Finally, your solution needs to be desirable. The customer needs to love it. What that love looks like may be different for different kinds of solutions and different types of customers, but to really hit it out of the park, you need to evoke that strong, positive emotional connection.
What is delight, exactly? Occasionally, the words “desirable” or “delight” or “love” provoke some controversy. When we say that products and services should delight customers, or that customers should love your solutions, what exactly do we mean? Are we saying that for absolutely everything that you build, customers need to be head over heels about it and think that it’s the best thing that has ever been invented? Does there need to be an element of surprise or serendipity for it to count as delight? Should customers always have that warm, fuzzy feeling inside when they think about your solutions? No, not exactly.
While certainly you hope that some solutions will evoke those warm fuzzies in your customers, that’s a much narrower definition of delight or desirability than we intend. The English language doesn’t help here because there isn’t an ideal word for the concept we mean. Delight and desirability come the closest, but they are imperfect.
When we say that a solution is delightful or desirable for a customer, what we mean is that it evokes some kind of nontrivial positive emotion. Sometimes that positive emotion will be a sense of satisfaction with getting a tough job done more easily than expected. Sometimes it will be relief at not looking stupid in front of an important colleague. Other times the feeling may be joy at being able to see a granddaughter’s smiling face, and occasionally it may be a sense of wonder at an experience that truly seems magical. The important point is that customers have some kind of meaningful, positive emotional response about the software, not just a fleeting “That was cool” that is forgotten as quickly as it came. And this kind of deep, lasting delight simply cannot happen if you aren’t first solving a real problem for a customer in a useful and usable way.
For the rest of this book, we use delight and desirability to refer to this idea, and we trust that you’ll know what we mean.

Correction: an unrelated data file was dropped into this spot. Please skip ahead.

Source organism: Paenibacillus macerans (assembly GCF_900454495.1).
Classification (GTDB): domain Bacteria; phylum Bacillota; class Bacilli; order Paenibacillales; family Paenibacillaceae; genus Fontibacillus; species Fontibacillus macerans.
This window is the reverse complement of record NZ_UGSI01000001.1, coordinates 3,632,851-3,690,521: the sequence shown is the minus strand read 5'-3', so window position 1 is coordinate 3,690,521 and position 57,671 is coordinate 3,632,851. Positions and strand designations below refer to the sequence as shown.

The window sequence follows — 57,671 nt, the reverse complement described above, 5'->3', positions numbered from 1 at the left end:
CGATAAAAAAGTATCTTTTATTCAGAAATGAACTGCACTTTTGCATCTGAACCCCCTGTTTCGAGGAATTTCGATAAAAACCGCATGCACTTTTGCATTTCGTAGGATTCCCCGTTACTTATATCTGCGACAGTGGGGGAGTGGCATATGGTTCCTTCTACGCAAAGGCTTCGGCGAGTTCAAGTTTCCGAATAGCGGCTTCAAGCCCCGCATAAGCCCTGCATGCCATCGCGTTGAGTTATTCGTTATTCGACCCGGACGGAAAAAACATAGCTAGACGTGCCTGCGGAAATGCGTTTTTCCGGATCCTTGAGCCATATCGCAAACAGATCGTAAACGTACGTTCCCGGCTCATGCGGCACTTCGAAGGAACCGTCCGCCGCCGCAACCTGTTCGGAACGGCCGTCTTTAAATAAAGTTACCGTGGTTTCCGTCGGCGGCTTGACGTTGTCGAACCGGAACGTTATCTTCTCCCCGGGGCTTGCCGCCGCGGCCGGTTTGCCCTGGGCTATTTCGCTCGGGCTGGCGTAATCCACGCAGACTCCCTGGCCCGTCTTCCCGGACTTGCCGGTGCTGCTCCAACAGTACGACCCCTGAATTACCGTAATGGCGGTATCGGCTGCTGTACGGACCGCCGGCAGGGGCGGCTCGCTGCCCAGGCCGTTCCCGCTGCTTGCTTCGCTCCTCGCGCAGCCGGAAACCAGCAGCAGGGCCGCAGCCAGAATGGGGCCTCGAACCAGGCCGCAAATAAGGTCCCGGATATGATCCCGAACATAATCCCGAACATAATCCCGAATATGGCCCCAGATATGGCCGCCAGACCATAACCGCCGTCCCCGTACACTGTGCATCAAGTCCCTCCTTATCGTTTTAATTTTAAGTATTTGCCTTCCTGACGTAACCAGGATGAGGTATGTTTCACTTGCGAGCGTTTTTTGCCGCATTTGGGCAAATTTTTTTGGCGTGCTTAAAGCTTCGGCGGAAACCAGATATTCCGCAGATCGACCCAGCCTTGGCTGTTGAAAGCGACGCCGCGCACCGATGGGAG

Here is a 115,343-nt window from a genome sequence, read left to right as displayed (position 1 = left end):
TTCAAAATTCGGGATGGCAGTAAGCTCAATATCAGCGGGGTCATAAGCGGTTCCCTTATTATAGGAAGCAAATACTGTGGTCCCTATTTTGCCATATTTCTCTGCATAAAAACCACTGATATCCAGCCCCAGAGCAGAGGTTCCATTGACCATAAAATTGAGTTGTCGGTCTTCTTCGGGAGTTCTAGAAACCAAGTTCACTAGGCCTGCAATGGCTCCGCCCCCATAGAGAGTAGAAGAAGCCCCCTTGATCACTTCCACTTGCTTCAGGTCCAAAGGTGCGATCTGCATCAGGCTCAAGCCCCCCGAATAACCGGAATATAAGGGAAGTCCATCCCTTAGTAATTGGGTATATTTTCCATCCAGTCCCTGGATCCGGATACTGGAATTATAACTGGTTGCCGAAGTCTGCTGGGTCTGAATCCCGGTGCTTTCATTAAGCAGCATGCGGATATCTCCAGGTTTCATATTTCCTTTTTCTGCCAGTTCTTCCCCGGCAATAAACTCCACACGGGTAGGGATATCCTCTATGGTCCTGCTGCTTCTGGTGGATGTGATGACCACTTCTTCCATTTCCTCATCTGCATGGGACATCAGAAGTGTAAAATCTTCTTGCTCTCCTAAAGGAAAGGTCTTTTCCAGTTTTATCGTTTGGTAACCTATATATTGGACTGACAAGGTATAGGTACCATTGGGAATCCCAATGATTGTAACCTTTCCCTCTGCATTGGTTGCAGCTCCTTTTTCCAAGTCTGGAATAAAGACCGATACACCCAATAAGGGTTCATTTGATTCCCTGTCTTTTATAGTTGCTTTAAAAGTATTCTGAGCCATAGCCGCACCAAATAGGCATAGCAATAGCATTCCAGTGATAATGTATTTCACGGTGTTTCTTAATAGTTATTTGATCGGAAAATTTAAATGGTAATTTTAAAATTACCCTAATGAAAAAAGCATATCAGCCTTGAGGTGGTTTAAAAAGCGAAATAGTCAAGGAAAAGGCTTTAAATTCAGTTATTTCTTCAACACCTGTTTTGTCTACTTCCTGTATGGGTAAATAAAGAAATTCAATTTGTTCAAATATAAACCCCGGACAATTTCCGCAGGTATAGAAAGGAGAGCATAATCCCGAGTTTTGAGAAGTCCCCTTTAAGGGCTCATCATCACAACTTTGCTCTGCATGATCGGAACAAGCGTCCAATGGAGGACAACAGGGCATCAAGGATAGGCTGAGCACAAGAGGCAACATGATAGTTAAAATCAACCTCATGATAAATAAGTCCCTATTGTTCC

The natural next questions are “How do you achieve desirability?” and “What’s the formula for customer delight?”
Of course, there are some tricks and tips you can try. For instance, it’s relatively easy to see how using more evocative language might make a customer smile, as in these screenshots of an empty music library on Windows Phone and Windows 8.1
Using clever language and a friendly tone is one easy way to create a moment of surprise or serendipity. The right words can make the technology feel more human and more approachable. This is a great technique to use, but keep in mind that it produces customer delight primarily on a surface level. No one purchases a product on the basis of how welcoming the error messages are if the solution itself doesn’t get the customer’s job done. Similarly, beautiful aesthetics don’t matter if the solution underneath is incomplete. Tone, language, and aesthetics all are good ways to polish a great offering, but they are not enough on their own.
Underneath it all, this music library is powered by OneDrive, which does have an incredibly compelling value proposition that is grounded in being genuinely useful—giving you access to all your music, videos, photos, and other files from any computer or mobile device, and even directly within Microsoft Office, is super valuable. Add to that the solid technical execution that makes the solution robust, an experience that works smoothly and seamlessly across all those different platforms, and a well-laid-out, easy-to-use interface, and you’ve got great usability as well. But the real delight of OneDrive is pulling these qualities together in one great package, and above all else, making sure that customers are never ever left in a lurch without access to their files, even if they don’t happen to have Internet access at the moment. When you get to this point, the use of evocative language is a great finishing touch, the cherry on top of an already-delicious ice cream sundae—and the customer can’t help but smile.
The next chapter discusses the most important factor you can plan for to build desirable solutions: solving an entire end-to-end problem and delivering that as a polished, high-quality, seamless experience.
Need more proof?
Think this doesn’t apply to you and your business? Consider this data point from Bain & Company’s research:
Most companies assume they’re consistently giving customers what they want. Usually, they’re kidding themselves. When we recently surveyed 362 firms, we found that 80% believed they delivered a “superior experience” to their customers. But when we then asked customers about their own perceptions, we heard a very different story. They said that only 8% of companies were really delivering.6